1. Getting started

Ideal accountability groups are typically 2-4 individuals. Keeping it smaller in number allows more time for sharing and less difficulty in coordinating schedules. This also enhances becoming better known to one another.

It is crucial that all involved in the accountability group understand the goal and definition of accountability. When first starting the group, have each person write down and share what are their expectations and hopes. This will help to clear up any confusion or any false perceptions.

Initially, guiding principles need to be established. Each AP needs to be committed to the group. This includes making attendance a priority, keeping shared information confidential, routinely praying for each member, and following through on any promises.  Discuss any limitations such as where (work/home), when (time), and how (phone/e-mail) each AP can be contacted.  Pick a location and time to meet that is best suited to everyone’s schedule.

  1. Accountability items

Each AP needs to share what are their specific areas of weakness and vulnerability. Share what personal questions need asking or those situations which create vulnerability to temptation.  This information may be recorded as a reference for each meeting; however, as the group matures, these lists may become unnecessary. My AP knows me so well after meeting with him for over ten years that the only question he asks me is how am I doing.

Besides discussion of personal weakness also include asking about having quiet times, ongoing healthy relationships, making time to have fun, etc. Ask how did God express His Presence in your life this past week?  Give testimony of how God manifested His gifts/blessings. Expand your discussions beyond merely the confession of sin.

Be sensitive to the presence of any feelings of shame, particularly after the sharing of deep, sinful choices. During a time of prayer, ask the Lord to lift off any garments of shame. Express gratitude afterward for the courage it took to be so honest and transparent. Perhaps later, a follow-up call/text of encouragement may be beneficial. It is important that shame be addressed so as not to remain and later become a trigger.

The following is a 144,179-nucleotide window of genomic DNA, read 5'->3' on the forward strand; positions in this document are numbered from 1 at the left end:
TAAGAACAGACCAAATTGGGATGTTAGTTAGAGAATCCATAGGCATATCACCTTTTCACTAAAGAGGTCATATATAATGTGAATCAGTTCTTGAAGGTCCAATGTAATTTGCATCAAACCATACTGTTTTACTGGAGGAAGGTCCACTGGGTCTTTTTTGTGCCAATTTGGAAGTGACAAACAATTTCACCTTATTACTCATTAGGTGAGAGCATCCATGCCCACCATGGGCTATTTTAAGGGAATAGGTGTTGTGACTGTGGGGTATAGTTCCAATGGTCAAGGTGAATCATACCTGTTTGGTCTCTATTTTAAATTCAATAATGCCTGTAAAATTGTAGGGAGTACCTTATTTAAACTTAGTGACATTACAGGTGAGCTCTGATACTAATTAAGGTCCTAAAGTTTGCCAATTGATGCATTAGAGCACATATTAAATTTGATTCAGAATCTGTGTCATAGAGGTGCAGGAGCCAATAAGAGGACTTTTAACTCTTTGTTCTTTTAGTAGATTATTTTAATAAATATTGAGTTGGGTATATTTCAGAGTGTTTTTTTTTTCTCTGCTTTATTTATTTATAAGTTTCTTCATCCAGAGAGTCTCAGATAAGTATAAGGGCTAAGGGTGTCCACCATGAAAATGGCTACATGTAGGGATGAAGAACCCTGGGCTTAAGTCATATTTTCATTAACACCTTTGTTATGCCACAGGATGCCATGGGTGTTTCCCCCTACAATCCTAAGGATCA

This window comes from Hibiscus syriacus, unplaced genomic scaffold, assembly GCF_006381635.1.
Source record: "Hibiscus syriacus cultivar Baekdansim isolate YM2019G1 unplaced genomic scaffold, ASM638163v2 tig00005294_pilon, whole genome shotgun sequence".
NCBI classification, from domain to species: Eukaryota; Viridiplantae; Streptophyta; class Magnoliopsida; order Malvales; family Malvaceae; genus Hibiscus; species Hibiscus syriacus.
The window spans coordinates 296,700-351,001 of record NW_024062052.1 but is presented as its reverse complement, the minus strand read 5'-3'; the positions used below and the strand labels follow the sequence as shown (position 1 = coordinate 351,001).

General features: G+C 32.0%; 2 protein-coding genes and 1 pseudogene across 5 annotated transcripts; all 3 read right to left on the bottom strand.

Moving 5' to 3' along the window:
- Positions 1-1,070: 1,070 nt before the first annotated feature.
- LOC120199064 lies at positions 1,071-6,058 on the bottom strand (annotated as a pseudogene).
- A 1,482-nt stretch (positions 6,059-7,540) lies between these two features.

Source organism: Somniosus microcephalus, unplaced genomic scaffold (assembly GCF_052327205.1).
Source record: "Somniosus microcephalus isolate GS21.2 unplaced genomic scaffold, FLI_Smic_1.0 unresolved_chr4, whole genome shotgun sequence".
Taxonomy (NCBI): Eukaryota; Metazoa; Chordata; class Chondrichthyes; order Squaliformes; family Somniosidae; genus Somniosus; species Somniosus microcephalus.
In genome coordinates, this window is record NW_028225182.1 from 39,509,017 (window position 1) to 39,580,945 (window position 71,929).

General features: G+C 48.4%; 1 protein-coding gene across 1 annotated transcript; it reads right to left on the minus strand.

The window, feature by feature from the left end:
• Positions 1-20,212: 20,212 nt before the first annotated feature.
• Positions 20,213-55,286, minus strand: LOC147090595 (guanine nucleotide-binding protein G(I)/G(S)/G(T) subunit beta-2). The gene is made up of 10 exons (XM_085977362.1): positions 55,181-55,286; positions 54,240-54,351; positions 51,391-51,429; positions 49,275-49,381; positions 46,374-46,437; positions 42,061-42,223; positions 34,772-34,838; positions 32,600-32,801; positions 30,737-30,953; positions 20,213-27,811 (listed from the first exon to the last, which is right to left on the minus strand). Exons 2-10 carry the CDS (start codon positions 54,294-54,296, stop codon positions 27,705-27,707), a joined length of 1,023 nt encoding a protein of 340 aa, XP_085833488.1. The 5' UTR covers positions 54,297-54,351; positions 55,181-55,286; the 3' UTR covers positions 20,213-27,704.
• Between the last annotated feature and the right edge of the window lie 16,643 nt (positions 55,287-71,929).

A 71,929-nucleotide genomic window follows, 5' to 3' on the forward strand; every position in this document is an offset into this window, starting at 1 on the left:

Prayer is a crucial part of accountability groups. It must not be a rushed, superficial closing but that there remains adequate time to pray for each other sincerely. It allows us to bind any confessed sin to the cross of Jesus and extend words of forgiveness to each other. It ends with praying words of blessing and encouragement. We close by not remaining downcast but by affirming God’s presence in each of us!

  1. Ultimate goal

The true goal of an accountability group is found in I Thes 5:11 “Therefore encourage one another and build each other up, just as in fact you are doing.” The bottom line goal is that we can encourage each other to become the men or women that God created us to be.  We offer support in times of struggle and affirm that which expresses God’s true nature within us.

Rev. Bob Ragan is the full-time director of Regeneration of Northern Virginia. Bob provides spiritual direction, healing prayer, and coordinates support groups in the DC metro area. He has ministered on five continents and is an invited lecturer for the C.S. Lewis Institute and YWAM (Youth with a Mission). Bob is the published author of Path through the Wilderness and is an ordained deacon in the Anglican Church.

By Rev. Bob Ragan
Originally Published June 2006, updated May 2018